Also, the UIL has turned its focus toward the fall and potentially relaxing its usual summer workout standards to give athletes a chance to acclimate to practicing when the state has declared it safe to do so, according to a report from The Houston Chronicle on Friday.

Tom DeMichele, the secretary of the Rio Grande Valley softball chapter of TASO, is based in McAllen, where normally he works 11 months out of the year calling high school games or adult slowpitch softball games.

There are approximately 100 softball officials in his chapter, all of whom are independent contractors and some of whom officiate youth sports, adult leagues or other TASO-affiliated sports.

“If someone in our chapter was really hurting (financially), I would hope they would let the board know, and there’s a possibility we might be able to help them,” DeMichele said. “But that hasn’t come up.”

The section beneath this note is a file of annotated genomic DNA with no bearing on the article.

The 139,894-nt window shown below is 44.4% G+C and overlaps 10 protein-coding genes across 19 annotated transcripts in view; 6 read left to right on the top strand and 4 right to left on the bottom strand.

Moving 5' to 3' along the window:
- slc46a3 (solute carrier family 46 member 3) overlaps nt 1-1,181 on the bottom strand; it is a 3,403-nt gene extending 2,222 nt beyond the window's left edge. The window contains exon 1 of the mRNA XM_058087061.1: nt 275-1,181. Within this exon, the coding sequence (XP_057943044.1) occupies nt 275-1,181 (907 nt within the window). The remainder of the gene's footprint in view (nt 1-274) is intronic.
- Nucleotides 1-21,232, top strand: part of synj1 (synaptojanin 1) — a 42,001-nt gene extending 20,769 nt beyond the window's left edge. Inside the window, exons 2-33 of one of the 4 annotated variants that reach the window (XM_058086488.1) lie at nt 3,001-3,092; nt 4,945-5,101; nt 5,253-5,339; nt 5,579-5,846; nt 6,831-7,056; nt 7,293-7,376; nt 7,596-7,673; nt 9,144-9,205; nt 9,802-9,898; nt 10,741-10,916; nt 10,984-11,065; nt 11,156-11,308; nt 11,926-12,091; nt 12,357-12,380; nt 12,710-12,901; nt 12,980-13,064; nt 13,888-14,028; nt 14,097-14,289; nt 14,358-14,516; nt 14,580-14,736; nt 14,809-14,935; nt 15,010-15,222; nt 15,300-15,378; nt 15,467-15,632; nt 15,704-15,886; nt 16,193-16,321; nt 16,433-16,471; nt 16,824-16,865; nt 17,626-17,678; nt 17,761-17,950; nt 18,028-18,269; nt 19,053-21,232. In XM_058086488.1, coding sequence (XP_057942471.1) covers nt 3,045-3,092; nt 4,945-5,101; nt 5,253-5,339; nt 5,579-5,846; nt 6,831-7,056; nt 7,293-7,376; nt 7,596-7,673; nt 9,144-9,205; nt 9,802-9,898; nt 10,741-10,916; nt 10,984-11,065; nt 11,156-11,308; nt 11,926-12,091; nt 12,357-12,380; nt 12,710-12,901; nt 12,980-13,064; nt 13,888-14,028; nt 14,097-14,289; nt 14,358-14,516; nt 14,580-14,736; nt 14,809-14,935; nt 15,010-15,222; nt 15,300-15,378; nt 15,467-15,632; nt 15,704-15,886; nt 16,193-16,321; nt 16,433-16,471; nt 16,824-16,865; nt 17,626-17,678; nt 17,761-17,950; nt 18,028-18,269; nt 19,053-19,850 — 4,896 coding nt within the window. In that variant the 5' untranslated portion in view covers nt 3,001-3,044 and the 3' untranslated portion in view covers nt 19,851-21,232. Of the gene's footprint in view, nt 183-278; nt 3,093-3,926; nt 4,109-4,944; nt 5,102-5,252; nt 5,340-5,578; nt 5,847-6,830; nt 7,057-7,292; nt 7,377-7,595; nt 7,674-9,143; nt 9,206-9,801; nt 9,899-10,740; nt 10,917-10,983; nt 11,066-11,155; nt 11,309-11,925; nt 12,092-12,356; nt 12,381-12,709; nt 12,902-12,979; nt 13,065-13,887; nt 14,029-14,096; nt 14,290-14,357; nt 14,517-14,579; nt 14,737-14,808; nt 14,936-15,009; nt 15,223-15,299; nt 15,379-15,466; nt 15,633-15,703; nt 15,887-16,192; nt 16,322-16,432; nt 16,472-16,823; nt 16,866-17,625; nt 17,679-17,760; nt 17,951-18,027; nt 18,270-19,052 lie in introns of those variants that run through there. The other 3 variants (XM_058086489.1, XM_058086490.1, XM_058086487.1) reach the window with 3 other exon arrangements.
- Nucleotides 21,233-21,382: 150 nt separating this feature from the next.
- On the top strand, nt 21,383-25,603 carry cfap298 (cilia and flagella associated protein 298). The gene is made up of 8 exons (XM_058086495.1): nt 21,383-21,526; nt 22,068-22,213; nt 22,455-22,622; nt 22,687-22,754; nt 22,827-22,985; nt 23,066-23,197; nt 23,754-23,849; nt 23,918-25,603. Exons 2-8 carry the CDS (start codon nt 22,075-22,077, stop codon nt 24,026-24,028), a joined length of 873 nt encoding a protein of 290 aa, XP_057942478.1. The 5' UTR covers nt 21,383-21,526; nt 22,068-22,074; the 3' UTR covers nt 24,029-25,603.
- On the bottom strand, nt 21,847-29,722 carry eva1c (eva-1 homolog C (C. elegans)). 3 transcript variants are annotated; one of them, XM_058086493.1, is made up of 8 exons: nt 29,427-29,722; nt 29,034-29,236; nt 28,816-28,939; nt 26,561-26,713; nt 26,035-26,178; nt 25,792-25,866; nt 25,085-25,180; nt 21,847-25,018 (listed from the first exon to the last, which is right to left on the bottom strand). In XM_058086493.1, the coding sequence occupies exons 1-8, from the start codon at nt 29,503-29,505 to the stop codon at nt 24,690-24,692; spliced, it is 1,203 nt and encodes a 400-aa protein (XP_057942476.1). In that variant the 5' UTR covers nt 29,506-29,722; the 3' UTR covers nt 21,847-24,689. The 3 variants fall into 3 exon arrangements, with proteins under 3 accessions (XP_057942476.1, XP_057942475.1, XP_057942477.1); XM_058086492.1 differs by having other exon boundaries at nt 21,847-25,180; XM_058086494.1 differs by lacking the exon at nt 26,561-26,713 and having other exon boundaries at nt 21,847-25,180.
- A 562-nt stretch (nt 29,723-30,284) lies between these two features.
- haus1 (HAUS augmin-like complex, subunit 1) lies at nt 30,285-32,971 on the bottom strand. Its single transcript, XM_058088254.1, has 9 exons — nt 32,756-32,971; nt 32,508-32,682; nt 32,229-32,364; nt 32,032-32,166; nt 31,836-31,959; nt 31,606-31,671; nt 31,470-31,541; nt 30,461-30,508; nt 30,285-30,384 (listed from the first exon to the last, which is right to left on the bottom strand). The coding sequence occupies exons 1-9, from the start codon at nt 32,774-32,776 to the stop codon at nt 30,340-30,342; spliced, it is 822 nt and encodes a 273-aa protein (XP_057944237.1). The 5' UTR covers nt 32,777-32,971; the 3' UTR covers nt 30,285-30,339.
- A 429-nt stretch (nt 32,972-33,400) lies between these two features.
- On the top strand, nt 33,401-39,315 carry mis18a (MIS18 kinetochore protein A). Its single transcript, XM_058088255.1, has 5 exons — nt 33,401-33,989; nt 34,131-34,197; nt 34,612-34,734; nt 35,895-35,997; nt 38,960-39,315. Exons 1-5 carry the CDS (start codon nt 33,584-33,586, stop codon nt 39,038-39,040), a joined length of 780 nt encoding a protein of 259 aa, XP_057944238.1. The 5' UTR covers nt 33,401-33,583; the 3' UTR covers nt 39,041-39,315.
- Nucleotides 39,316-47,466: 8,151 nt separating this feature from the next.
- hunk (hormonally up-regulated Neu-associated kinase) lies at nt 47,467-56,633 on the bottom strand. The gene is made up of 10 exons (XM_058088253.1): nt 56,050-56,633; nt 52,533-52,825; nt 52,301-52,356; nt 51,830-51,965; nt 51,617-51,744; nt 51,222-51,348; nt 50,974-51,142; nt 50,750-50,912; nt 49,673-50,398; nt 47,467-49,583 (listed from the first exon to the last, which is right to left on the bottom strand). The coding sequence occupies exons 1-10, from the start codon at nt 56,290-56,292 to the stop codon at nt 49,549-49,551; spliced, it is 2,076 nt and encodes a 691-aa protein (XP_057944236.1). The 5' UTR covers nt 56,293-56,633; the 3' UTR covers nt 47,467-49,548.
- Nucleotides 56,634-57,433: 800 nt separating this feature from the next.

Stefan Modrich Total Posts: 158 Stefan Modrich is a 2017 graduate of Arizona State University, where he was the Sports Editor for The State Press, ASU's independent student news publication. He is also a graduate of the University of Zagreb in Croatia, where he completed a foreign language program in 2018. A native of Franklin Park, Illinois, Modrich previously covered high school sports for The Arizona Republic, Chicago Tribune, and Mars Reel Media.